'VENDORS DEPEND ON IMPORTED RAW MATERIALS'
INTERVIEW WITH CHAIRMAN ASSOCIATION OF PAKISTAN MOTORCYCLE ASSEMBLERS
TARIQ AHMED SAEEDI (email@example.com)
Oct 20 - 26, 2008
During past few years annual production of motorcycles in Pakistan has recorded a phenomenal growth of cent percent. From 570,700 units in 2004-05 to 751,379 in 2005-06 to 839,850 in 2006-07 and to recent 1058000 in 2007-08, assembling of motorcycles per year has helped in developing price-competition amongst all sixty assemblers across Pakistan and benefited end consumers. This progress has not only given price relief with choices to bike riders but also prospered vending industry of the country. That whether is this a healthy sign for an economy like of Pakistan which is presently facing critical problem of containing spiralling trade deficit and exit of foreign reserves is a question attached with the proportional cost of import incurred on letting growth of motorcycle industry or the extent with which balance of trade gets disturbed.
Muhammad Sabir Shaikh, Chairman Association of Pakistan Motorcycle Assemblers says bike assemblers in Pakistan outsource 70 percent of components of a motorcycle from local vendors and 30 percent of mainly engine parts from outside the country. These local vendors depend on imported raw materials heavily causing outflow of foreign exchange, he splutters. Currency disparity is now making vendors expensive. Dollar appreciation against Pak rupee is too affecting greatly.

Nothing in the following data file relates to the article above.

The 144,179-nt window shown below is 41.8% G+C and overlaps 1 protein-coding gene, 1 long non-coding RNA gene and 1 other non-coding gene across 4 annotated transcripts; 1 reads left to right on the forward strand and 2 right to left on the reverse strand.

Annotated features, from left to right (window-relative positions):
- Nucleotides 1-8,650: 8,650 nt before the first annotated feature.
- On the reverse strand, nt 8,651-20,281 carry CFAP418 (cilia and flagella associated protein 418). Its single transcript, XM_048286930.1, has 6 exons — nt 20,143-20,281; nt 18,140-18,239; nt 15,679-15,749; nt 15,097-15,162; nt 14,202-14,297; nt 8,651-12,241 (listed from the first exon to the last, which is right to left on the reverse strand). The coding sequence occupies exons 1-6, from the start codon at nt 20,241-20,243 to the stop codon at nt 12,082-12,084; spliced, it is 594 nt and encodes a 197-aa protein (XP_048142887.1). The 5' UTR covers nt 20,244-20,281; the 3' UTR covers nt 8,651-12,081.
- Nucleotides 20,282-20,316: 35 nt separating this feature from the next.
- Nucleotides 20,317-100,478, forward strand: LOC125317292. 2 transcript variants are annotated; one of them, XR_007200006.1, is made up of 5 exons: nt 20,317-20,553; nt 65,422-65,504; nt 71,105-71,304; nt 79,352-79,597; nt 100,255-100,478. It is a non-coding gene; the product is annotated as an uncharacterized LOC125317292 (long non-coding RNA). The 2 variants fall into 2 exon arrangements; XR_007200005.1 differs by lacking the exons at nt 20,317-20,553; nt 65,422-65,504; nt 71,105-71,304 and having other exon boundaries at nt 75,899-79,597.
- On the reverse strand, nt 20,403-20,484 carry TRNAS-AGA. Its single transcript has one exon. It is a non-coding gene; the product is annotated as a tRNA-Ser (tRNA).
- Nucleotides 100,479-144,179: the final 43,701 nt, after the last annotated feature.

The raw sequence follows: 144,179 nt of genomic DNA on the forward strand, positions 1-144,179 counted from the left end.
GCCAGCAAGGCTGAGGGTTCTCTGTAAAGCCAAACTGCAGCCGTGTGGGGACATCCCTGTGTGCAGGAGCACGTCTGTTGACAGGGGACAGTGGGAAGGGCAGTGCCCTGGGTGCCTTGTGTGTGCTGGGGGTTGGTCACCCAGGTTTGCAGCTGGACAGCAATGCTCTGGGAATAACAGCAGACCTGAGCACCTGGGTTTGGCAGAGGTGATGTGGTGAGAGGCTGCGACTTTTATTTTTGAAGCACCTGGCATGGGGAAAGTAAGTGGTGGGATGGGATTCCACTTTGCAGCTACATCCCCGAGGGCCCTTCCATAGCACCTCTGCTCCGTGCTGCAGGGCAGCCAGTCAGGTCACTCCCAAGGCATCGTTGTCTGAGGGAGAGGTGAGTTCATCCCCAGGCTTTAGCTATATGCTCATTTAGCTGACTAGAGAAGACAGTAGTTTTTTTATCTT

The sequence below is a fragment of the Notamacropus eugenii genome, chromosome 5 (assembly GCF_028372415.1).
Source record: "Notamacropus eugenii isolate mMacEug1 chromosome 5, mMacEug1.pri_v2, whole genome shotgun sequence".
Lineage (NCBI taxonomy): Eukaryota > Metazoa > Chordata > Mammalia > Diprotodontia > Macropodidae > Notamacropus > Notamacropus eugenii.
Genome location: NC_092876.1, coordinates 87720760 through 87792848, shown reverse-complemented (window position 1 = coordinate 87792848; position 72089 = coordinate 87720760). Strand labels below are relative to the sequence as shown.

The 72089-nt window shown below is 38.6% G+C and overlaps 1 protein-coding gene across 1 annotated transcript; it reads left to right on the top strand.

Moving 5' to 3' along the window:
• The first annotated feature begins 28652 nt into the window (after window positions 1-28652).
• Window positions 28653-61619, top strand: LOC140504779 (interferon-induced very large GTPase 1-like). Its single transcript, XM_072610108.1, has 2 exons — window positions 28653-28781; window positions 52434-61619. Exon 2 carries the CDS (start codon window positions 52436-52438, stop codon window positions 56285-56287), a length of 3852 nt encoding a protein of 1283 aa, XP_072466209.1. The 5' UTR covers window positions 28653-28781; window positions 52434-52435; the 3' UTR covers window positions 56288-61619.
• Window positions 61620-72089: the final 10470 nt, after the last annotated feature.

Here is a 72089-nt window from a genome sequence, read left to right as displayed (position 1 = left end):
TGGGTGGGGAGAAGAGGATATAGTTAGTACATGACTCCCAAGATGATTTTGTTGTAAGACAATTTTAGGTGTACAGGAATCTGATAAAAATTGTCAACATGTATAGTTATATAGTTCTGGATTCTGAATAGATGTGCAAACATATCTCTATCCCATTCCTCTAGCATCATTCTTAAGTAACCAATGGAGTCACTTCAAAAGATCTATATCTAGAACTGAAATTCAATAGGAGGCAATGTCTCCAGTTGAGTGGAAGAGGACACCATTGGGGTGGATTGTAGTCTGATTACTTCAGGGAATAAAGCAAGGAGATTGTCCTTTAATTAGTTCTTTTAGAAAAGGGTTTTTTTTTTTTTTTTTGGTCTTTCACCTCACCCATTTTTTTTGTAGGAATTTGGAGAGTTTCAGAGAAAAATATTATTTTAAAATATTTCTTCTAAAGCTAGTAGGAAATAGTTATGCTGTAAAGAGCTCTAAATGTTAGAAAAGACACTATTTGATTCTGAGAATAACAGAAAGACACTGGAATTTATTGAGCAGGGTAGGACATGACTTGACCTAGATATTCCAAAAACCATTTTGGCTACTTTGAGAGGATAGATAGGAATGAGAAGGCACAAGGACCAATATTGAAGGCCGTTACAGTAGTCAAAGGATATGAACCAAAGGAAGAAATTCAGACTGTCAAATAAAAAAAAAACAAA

Heading also an assembling plant of Chinese motorcycle, Sabir Shaikh during an interview with PAGE says national motorcycle industry has reached to a stage where local unit becomes more cost effective than international one. However, complete manufacturing is not possible right now due to many reasons, he said. 'Firstly because of its hi-tech requirements for instance for manufacturing head cylinders and crank shafts it exacts heavy investment in the initial phase. Public-private partnership can become effective to finance indigenized manufacturing that can wean bike makers from imports of CKDs and CBUs'.
Entry of Chinese bikes introduced motorbikes at relatively lower prices and pushed downslide scooter prices of prime market players in local markets. Japanese makers hold major share in Pakistani motorcycle market. In contrast to usual practice, prices of motorcycles received significant cutback during last six years. The recent crises are again jacking up prices of Japanese and local bikes. Sabir Shaikh said in last three months almost fifteen motorcycle assemblers shut down their plants nationwide.
Out of sixty assemblers in the country, Honda, Suzuki, and Yamaha give largest units production per month, he said and added these big three assembled approximately 4,000 units per month while ten other unwound 1000 to 1500 bikes monthly, thirty 300 to 500, and remaining below 300. Honda captures highest share of around 40 percent and sold 453,000 bikes, while Yamaha 64,000 and Suzuki 34,000 during last fiscal according to the association estimate.